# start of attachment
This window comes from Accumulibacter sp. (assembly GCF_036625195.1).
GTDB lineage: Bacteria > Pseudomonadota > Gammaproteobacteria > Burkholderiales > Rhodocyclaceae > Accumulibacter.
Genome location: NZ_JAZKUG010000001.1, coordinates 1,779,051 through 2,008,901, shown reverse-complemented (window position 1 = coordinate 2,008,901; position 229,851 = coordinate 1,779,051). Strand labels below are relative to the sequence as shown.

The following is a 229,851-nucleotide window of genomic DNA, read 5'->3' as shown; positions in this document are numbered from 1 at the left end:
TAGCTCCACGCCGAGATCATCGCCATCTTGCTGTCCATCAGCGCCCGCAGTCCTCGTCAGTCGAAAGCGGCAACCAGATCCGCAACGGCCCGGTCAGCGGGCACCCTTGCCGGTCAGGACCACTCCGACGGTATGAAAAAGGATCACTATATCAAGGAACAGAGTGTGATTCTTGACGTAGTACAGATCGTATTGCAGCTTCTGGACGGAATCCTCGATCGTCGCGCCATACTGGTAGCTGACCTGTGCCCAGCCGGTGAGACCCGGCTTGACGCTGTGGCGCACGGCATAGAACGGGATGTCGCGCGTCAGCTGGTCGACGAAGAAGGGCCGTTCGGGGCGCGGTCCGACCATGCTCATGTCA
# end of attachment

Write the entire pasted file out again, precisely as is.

This window comes from Accumulibacter sp. (assembly GCF_036625195.1).
GTDB lineage: Bacteria > Pseudomonadota > Gammaproteobacteria > Burkholderiales > Rhodocyclaceae > Accumulibacter.
Genome location: NZ_JAZKUG010000001.1, coordinates 1,779,051 through 2,008,901, shown reverse-complemented (window position 1 = coordinate 2,008,901; position 229,851 = coordinate 1,779,051). Strand labels below are relative to the sequence as shown.

The following is a 229,851-nucleotide window of genomic DNA, read 5'->3' as shown; positions in this document are numbered from 1 at the left end:
TAGCTCCACGCCGAGATCATCGCCATCTTGCTGTCCATCAGCGCCCGCAGTCCTCGTCAGTCGAAAGCGGCAACCAGATCCGCAACGGCCCGGTCAGCGGGCACCCTTGCCGGTCAGGACCACTCCGACGGTATGAAAAAGGATCACTATATCAAGGAACAGAGTGTGATTCTTGACGTAGTACAGATCGTATTGCAGCTTCTGGACGGAATCCTCGATCGTCGCGCCATACTGGTAGCTGACCTGTGCCCAGCCGGTGAGACCCGGCTTGACGCTGTGGCGCACGGCATAGAACGGGATGTCGCGCGTCAGCTGGTCGACGAAGAAGGGCCGTTCGGGGCGCGGTCCGACCATGCTCATGTCA